During his “tubby time”, Chase’s bottle is being warmed up (I give him a bottle of breast milk that I have pumped because it fills his belly for the night) and his daddy kisses him “Goodnight”. I feed him in his rocking chair in his room with the sound machines on. He also has room-darkening curtains (I highly recommend) so it’s nice and dark in there. After his bottle, he nurse a little (comfort) and usually falls asleep that way and I put him to bed asleep. Sometimes I have to walk him around the room and pat his back (he puts his hand over my mouth if I try to sing to him…if you’ve ever heard me sing, you’d understand..no joke).

I know you’re supposed to put them down “drowsy but awake” to sleep so when they wake in the night they don’t expect to see you there because they understand where they are. BUT…after letting Chase cry it out for nap time (more on that below) he was able to sleep better through the night and was able to soothe himself back to sleep. I have always put him down asleep when it’s his bedtime, I love rocking him to sleep and holding him a little while.

This “bedtime routine” might  a bit excessive but I’m telling you, if you have a baby that doesn’t sleep through the night or doesn’t nap well and you haven’t gotten a break, your eyes look like a raccoon’s and you know your baby isn’t getting the rest he desperately needs, you’ll hag upside down by your toes, if it helps. Trust me.

Nap time has been hell for us. I may have created a monster, but as I have stated before, I had post-partum anxiety and didn’t want to put my baby down very much. I held him a ton as an infant (as I think you should) and let him nap on me all the time. Granted, I didn’t have any other children to take care of so I allowed myself to take advantage of these precious moments and Chase slept on me while I watched t.v. (oh, I miss those days!!) or rocked him in his rocking chair, and sometimes he even slept on me while I wore him in his Baby K’Tan:

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I would actually be a great tour guide after months of driving all around town to get Chase to nap. I can tell you the nicest, most secluded and exclusive areas and the not-so-nice areas to avoid. I can tell you which places have drive-through coffees and which ones to go to if you’re trying to be quiet. Ask for Janet at the mini Starbucks. She makes the best 1/2 decaf skinny vanilla lattes and whispers when she sees you.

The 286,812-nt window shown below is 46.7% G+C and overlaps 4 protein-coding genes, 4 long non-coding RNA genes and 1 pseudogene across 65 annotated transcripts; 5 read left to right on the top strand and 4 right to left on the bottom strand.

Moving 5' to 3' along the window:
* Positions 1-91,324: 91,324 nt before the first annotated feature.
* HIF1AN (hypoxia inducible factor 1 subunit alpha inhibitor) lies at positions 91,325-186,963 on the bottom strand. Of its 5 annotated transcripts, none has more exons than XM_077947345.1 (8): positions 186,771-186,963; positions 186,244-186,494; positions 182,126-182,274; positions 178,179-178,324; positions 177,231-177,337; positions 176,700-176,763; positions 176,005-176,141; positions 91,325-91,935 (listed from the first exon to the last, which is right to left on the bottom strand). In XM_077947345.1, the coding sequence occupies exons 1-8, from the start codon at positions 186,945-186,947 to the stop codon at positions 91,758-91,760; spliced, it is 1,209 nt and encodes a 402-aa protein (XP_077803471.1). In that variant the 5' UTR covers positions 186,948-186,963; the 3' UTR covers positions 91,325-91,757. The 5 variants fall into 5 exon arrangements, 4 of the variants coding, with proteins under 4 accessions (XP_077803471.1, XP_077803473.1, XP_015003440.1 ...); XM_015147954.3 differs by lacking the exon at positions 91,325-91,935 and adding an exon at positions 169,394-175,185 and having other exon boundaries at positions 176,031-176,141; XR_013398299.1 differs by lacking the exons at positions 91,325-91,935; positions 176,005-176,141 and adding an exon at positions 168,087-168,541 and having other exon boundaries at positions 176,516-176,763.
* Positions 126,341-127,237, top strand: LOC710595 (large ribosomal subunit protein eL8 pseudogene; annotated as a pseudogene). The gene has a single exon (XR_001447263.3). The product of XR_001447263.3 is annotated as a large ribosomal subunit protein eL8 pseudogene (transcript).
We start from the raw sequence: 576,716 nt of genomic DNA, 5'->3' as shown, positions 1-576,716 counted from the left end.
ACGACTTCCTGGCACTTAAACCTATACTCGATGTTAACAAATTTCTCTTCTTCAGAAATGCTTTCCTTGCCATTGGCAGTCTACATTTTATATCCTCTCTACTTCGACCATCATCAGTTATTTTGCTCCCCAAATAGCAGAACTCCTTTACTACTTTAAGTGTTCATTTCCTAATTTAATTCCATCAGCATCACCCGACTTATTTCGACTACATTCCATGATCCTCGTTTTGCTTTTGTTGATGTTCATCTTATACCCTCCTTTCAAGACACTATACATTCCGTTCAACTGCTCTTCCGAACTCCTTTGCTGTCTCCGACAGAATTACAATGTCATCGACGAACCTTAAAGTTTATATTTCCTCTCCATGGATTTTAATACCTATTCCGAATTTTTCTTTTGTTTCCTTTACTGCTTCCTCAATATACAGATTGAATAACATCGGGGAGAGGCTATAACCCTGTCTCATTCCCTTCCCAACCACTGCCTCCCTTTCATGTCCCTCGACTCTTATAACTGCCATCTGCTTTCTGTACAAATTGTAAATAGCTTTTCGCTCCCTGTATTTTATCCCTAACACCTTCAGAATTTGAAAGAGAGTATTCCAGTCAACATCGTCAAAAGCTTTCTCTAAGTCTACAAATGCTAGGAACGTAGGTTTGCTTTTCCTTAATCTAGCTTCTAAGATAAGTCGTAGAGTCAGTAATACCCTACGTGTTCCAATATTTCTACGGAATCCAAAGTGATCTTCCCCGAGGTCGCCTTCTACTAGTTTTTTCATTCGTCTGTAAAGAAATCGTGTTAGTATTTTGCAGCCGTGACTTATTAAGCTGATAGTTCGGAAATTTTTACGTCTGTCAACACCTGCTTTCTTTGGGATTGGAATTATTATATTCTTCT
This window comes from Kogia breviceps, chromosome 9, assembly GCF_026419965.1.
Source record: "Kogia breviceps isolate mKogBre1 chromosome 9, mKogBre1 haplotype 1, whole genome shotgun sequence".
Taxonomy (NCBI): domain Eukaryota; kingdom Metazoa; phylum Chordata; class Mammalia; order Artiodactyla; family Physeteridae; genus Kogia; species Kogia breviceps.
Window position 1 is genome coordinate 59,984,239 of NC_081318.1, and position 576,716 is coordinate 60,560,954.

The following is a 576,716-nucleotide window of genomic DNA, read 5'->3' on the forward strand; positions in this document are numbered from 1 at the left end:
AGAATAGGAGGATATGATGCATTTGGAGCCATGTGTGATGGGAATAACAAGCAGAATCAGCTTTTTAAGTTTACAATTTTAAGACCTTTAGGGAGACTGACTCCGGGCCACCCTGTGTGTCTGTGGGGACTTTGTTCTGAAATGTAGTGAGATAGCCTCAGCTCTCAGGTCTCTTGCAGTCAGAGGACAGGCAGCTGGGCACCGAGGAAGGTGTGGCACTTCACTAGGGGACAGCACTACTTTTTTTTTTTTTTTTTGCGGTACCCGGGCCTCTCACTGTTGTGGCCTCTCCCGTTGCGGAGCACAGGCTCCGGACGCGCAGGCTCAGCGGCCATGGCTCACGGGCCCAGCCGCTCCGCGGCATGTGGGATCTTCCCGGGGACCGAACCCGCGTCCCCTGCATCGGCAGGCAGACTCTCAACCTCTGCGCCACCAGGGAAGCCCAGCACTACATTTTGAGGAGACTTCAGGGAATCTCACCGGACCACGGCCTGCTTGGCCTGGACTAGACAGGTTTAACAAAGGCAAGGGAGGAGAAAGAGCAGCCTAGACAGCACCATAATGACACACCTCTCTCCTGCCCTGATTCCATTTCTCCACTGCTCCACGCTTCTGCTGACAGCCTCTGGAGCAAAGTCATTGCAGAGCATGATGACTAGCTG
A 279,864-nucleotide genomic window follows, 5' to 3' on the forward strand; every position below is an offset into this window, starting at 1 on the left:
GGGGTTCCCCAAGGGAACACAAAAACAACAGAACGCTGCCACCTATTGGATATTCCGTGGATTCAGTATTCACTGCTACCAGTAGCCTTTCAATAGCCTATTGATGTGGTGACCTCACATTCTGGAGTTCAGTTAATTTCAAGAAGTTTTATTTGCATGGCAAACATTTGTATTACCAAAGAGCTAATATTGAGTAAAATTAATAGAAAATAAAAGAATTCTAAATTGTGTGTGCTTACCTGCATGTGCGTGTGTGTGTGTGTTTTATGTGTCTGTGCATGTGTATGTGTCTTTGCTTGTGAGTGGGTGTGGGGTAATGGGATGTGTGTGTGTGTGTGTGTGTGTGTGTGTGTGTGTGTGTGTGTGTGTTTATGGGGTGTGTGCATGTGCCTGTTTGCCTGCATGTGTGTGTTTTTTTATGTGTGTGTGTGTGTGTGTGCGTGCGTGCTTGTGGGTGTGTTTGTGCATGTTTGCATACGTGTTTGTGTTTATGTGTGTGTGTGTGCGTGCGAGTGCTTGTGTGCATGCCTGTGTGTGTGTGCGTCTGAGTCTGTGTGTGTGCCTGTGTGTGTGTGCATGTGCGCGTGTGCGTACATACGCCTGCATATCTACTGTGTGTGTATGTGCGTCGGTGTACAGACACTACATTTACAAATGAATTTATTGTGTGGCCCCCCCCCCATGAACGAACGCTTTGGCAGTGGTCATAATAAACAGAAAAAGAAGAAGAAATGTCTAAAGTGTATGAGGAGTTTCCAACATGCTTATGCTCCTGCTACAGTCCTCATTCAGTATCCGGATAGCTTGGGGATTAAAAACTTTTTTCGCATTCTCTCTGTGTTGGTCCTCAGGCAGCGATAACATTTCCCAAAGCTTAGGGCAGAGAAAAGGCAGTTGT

As everything else, this came to an end and Chase stopped falling asleep in the car and would only scream his tiny little ass off until we stopped and I took him out.

I’ve never been a fan of the “cry it out” method, but Chase just wouldn’t nap in his crib. I’d get him to sleep and then gently and sloooowwwlllyyyy lay him in his crib and he’d wake right up and scream (or pretend to choke, no lie) until I picked him up. So I was held captive in his room and rocked him to nap every day. It was sweet at first and then he stopped napping that way too! He was getting uncomfortable and wanted to roll around so he’d accidentally wake himself up after about 20-30 minutes.

I finally decided something needed to change after we had family and friends visit us and I was stuck in Chase’s room for most of their time here. I had tried letting him cry it out a couple times in the past but I ended up in the bathroom crying, myself. It hurt me to hear him cry and wonder where I was and why I wasn’t coming to get him. So, at about 8 1/2 months, I decided to do it and not look back because I realized he desperately needed to learn how to nap and it was my responsibility to teach him.

I bought books, watched videos, talked to my pediatrician and friends and decided to try letting Chase cry for 5 minutes then go in and console him. I would be putting him down drowsy but awake so he would get himself to sleep and I KNEW he was going to lose it and I KNEW that I needed to be strong because I wasn’t doing this TO him, I was doing it FOR him.

The 5 minute thing didn’t work. Neither did the 10 minute or even the 20. When I would go back in the room to console him, Chase would scream even louder, cry even harder and it would allllll start over again. SO, there were a couple times where he cried for an hour!! I finally would go in and get him, convinced he’d hate me and never trust me again. Thankfully, he didn’t and I kept up with it until probably the 4th day, he rolled over and went to sleep!!!! What the what?? Yeah, it was crazy. I thought: “No way, this is too good to be true” but the little man took a nap!

Now, I’m not trying to sell you anything so I can be honest and tell you this doesn’t always happen!! Sometimes I put him down and he cries and sometimes I just pick him back up or wait just a few minutes and then try again later. Sometimes he naps for 2 hours and sometimes 30 minutes, but at least he’s napping without any crutch.